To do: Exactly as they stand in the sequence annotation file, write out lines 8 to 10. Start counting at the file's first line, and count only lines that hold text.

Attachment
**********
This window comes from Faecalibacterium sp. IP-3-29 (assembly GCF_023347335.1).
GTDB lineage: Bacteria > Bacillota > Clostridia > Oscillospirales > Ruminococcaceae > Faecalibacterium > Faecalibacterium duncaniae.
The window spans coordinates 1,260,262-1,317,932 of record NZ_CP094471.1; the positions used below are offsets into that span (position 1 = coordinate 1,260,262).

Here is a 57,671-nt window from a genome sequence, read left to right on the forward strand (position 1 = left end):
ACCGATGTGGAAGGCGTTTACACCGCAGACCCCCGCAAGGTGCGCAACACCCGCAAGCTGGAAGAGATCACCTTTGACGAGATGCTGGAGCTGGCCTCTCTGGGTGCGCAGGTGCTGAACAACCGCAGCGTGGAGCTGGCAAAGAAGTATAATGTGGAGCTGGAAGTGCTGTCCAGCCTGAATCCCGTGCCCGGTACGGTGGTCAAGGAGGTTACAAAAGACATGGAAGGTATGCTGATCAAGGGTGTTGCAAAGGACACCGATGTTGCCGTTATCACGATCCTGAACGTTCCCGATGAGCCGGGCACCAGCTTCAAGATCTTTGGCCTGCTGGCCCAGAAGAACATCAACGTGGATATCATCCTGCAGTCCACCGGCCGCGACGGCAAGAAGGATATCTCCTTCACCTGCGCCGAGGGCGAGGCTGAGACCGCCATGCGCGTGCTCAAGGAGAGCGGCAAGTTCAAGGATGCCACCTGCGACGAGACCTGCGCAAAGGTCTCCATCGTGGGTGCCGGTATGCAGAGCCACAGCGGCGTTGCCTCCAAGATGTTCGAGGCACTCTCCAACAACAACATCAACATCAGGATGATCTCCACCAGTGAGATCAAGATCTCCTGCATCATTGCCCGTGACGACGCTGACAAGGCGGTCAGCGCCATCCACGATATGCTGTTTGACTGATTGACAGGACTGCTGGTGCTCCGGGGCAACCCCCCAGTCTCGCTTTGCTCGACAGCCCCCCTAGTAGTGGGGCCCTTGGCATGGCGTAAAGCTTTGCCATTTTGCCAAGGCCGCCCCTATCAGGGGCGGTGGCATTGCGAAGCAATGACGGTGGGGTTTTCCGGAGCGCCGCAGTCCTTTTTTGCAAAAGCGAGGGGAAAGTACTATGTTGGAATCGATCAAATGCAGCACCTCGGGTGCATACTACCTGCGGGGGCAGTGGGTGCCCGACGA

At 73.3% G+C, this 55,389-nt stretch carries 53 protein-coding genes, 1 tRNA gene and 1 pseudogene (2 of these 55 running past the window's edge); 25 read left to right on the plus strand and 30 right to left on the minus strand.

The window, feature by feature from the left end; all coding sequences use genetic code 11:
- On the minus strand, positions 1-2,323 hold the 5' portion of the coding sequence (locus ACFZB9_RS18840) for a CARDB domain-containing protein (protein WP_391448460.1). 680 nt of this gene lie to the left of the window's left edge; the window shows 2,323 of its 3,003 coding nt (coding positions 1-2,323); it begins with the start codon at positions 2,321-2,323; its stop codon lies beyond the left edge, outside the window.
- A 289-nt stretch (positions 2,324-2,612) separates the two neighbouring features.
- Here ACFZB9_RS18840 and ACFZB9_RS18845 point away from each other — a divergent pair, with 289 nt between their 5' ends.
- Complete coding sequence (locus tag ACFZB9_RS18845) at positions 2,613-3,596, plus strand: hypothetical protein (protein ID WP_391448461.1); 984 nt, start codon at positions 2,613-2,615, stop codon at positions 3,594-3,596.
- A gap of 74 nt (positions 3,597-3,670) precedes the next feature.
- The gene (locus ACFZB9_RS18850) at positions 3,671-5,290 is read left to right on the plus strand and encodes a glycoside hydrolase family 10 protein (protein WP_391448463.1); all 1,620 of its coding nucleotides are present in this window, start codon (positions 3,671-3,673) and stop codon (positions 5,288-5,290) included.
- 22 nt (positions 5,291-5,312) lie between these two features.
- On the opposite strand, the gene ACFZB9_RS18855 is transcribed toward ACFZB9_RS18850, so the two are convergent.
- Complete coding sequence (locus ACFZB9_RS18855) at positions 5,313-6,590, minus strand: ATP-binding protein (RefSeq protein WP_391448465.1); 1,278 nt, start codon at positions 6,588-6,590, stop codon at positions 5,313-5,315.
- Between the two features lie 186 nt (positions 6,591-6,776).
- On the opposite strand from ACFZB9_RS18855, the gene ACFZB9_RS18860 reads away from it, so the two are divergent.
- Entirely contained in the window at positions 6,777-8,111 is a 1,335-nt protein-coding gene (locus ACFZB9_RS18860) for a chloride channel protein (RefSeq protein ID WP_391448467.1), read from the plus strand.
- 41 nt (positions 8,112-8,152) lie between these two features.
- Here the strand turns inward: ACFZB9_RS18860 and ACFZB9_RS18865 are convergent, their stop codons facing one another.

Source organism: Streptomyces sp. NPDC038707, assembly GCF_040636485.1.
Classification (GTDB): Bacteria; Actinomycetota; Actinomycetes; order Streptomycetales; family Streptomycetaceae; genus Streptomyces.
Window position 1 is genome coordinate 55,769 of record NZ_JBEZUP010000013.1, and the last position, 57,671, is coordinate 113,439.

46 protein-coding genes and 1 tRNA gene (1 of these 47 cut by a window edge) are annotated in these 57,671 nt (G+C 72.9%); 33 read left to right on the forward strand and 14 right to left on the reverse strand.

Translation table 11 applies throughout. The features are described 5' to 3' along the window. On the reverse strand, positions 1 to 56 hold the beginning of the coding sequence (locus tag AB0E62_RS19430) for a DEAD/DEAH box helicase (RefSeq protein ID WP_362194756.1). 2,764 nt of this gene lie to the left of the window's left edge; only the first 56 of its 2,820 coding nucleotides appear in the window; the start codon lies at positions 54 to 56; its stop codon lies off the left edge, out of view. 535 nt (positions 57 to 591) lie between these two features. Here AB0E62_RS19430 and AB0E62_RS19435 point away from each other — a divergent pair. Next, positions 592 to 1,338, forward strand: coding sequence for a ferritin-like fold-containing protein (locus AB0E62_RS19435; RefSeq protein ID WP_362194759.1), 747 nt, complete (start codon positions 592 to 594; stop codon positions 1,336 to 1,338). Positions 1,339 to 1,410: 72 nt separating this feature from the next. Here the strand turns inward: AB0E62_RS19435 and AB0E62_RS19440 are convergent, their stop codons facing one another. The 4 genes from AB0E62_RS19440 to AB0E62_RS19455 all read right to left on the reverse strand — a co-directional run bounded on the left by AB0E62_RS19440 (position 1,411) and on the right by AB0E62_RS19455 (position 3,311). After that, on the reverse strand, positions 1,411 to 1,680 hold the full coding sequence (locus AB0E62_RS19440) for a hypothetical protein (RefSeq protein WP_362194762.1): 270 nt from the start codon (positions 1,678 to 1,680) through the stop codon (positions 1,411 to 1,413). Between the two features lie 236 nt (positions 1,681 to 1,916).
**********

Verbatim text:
- On the minus strand, positions 1-2,323 hold the 5' portion of the coding sequence (locus ACFZB9_RS18840) for a CARDB domain-containing protein (protein WP_391448460.1). 680 nt of this gene lie to the left of the window's left edge; the window shows 2,323 of its 3,003 coding nt (coding positions 1-2,323); it begins with the start codon at positions 2,321-2,323; its stop codon lies beyond the left edge, outside the window.
- A 289-nt stretch (positions 2,324-2,612) separates the two neighbouring features.
- Here ACFZB9_RS18840 and ACFZB9_RS18845 point away from each other — a divergent pair, with 289 nt between their 5' ends.